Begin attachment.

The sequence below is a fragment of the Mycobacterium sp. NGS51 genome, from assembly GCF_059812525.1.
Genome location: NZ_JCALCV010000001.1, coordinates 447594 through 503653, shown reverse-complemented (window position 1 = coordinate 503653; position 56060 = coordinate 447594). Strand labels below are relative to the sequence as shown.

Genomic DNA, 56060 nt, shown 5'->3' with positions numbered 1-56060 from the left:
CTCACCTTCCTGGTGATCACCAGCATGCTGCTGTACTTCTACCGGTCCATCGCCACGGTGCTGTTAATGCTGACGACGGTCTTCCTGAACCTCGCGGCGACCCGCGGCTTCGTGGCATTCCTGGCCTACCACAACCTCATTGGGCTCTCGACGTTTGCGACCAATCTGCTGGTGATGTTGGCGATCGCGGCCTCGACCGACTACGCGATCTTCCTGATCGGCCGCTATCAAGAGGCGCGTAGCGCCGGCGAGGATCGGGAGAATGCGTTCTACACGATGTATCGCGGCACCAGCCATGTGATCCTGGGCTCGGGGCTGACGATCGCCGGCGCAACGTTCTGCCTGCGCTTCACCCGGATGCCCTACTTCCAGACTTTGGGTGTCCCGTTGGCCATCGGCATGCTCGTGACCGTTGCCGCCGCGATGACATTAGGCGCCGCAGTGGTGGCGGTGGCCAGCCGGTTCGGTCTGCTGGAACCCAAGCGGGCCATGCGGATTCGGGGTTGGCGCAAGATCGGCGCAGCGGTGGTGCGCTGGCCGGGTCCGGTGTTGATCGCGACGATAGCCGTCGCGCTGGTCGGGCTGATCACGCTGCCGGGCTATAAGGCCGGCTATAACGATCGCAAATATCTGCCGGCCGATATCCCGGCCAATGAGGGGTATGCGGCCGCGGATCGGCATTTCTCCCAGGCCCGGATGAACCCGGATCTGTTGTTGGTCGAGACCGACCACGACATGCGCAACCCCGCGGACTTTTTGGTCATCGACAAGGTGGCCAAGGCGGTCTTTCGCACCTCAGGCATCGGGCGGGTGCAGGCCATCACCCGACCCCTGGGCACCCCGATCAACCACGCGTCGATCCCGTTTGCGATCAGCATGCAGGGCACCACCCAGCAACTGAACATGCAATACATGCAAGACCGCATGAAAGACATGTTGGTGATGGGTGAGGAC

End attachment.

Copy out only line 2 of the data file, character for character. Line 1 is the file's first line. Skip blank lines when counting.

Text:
Genome location: NZ_JCALCV010000001.1, coordinates 447594 through 503653, shown reverse-complemented (window position 1 = coordinate 503653; position 56060 = coordinate 447594). Strand labels below are relative to the sequence as shown.